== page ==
Did you know your child’s IQ goes down in January? The old adage, USE IT OR LOSE IT applies to school children over the long JANUARY break.

More than two weeks away from basic spelling, reading, comprehension, maths and just plain mental stimulation will cause their brains to switch off and valuable learning ground will be lost. The long Christmas holidays are often over six weeks and this presents serious difficulties for all children-particularly those who have struggled during the previous year.

Teachers often remark that when children return to school in February, it takes nearly a term to get most children to switch back on to effective learning mode.

Specially trained educators at the International Centre for Excellence, run academic and creative courses throughout January to help ALL children be poised for success in the new school year. Victoria offers these tips for parents who want to ensure their children do not slip behind.

* Get the TV off and restrict the use of digital media to no more than 1 hour a day. There will be howls of complaint but they will be forced to play, read, create, think, go outside and use their imaginations and brains.

  • If possible visit places that stimulate curiosity and provoke thinking skills such as art galleries and museums.
  • Encourage your children to play with friends and neighbourhood kids to develop their social and emotional skills.
  • Establish a family reading time for half an hour each night when EVERYONE reads.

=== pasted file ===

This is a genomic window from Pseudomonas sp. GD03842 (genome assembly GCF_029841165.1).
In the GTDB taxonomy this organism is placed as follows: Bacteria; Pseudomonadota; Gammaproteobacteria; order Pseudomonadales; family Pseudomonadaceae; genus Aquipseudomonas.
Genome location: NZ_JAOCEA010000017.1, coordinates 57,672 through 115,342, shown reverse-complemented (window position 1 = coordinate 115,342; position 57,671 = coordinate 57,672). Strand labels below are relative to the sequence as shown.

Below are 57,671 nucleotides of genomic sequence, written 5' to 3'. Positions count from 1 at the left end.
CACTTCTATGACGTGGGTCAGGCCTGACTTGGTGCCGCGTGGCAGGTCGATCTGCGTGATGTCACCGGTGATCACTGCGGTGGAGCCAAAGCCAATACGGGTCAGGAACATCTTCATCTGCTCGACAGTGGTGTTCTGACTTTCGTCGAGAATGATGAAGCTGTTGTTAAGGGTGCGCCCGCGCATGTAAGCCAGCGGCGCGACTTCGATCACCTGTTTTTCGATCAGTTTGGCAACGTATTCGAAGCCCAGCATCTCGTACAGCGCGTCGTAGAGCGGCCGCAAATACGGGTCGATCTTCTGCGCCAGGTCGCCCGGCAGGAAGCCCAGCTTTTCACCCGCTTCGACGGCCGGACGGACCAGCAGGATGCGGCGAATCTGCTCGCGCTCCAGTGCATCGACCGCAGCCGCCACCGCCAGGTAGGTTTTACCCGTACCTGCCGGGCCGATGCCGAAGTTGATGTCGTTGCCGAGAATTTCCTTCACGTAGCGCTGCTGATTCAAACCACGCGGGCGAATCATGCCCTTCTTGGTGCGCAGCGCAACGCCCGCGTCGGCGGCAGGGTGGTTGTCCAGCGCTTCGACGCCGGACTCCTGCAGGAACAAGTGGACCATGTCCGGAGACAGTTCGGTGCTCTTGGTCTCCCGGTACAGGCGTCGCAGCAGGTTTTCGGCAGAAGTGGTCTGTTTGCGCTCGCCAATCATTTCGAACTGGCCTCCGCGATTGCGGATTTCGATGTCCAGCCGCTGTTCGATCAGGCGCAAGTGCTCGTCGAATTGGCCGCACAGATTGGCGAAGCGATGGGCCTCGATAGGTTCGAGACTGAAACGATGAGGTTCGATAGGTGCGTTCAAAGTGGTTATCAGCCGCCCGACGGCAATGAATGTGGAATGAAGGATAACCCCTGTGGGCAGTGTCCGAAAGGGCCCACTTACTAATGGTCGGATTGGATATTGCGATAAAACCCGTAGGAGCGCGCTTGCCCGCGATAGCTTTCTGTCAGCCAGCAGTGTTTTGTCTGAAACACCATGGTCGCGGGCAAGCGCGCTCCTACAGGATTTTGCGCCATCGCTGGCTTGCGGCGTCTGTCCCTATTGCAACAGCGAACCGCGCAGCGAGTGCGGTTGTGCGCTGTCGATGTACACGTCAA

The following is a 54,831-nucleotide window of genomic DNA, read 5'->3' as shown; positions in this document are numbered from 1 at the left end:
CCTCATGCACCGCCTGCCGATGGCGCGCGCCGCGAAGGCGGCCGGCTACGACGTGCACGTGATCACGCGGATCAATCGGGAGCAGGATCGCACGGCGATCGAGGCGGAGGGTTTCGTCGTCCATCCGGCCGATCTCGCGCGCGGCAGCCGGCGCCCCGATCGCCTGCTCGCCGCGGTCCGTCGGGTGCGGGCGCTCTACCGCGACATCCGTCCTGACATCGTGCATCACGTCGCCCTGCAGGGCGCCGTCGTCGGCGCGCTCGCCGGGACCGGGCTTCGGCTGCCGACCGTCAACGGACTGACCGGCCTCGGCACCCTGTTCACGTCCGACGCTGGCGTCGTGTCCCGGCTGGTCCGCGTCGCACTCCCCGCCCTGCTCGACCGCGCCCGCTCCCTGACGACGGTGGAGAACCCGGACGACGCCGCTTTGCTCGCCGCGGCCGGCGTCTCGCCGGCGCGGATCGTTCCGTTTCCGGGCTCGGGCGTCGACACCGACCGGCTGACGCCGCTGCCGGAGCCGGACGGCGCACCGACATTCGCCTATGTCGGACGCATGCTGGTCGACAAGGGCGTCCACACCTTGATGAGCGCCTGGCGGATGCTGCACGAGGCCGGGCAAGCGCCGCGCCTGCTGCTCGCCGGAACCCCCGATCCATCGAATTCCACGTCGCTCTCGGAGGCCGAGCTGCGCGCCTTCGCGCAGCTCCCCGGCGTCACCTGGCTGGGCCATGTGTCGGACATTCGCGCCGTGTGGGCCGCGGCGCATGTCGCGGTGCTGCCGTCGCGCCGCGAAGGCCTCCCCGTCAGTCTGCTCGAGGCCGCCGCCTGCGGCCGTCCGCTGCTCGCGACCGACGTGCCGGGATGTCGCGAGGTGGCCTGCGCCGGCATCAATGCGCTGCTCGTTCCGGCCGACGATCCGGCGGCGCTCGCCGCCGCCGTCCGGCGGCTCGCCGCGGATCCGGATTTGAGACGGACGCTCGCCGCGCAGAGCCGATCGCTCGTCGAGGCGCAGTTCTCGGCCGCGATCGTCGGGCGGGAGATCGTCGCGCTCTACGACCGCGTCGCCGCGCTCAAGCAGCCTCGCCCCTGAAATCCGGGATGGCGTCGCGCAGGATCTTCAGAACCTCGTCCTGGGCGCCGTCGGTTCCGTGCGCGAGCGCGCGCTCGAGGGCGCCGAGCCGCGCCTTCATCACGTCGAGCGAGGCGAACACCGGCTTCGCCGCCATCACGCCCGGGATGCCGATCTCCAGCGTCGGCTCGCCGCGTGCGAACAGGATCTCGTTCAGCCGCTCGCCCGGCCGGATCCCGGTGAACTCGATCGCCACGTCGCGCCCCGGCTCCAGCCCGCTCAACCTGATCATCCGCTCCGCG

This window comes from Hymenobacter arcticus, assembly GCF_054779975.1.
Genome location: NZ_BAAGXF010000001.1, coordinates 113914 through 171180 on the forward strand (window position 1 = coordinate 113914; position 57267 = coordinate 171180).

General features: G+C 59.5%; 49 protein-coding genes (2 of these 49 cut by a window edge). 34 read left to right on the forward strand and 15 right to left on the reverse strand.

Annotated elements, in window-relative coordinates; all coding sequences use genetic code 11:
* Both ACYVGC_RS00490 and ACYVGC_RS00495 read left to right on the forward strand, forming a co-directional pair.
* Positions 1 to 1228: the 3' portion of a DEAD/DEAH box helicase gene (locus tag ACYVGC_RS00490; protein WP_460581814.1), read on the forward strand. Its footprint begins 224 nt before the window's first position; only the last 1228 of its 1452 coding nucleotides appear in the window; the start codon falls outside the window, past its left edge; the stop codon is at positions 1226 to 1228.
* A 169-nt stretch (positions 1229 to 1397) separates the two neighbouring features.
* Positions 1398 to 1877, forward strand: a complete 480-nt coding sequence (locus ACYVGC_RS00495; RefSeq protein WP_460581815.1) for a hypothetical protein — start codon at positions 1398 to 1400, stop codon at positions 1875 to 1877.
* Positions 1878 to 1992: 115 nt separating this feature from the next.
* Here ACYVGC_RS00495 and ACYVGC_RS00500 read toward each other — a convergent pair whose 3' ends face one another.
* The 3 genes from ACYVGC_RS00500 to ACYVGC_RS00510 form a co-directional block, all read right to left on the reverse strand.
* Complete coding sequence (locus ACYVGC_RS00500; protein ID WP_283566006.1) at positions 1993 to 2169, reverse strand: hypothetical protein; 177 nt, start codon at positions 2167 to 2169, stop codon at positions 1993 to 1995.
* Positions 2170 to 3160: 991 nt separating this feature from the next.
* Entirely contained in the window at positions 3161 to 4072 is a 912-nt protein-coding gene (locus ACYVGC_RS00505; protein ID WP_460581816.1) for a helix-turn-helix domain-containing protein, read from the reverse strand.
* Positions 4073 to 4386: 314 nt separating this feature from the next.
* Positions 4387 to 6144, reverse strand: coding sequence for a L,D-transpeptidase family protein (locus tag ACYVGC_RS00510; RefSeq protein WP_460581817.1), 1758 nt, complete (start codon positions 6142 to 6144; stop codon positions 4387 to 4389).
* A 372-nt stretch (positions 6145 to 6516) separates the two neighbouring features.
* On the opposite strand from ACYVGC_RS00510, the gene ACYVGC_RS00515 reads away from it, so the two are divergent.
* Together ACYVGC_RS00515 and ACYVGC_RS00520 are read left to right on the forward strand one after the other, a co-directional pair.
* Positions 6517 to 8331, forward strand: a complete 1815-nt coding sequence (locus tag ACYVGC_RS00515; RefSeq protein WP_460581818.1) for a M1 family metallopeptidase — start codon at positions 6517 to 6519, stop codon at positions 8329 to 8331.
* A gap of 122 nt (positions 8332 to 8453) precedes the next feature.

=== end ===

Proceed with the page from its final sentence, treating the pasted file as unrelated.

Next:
• Occasionally have a half hour note-passing time where family members who can write must pass notes rather than write- this is great fun!
  • If your child still needs to learn their times tables, make sure this practice happens at least 3 x per week. Ten minutes writing out of tables will give results.
  • Make a creativity box filled with odds and ends such as pencils, markers, paper of all sizes, cardboard tubes, sticky tape and stickers and encourage children to make things. Maybe join them in the process!
  • Eat together around the table and talk. Research indicates that children who talk frequently with their parents are more likely to do well at school!
  • Make up family stories- one person begins e.g. Once upon a time in a dark forest…… and then the next person adds on! These stories do not have to be written down as just making them up will teach children about narrative structure.
  • Get children to help with cooking. Cooking involves reading a recipe, measuring, following sequences and planning and is therefore a very “learning rich” activity!
  • Children love to help with gardening so if you get some cooler days ask them to help weed and tidy up the yard. They particularly love the chance to plan their own small patch of garden, choose plants and look after them and this teaches them about plants and develops their sense of responsibility.


If you follow a few of these tips your child will not suffer BRAIN DRAIN and will be ready to confidently commence the new school year!






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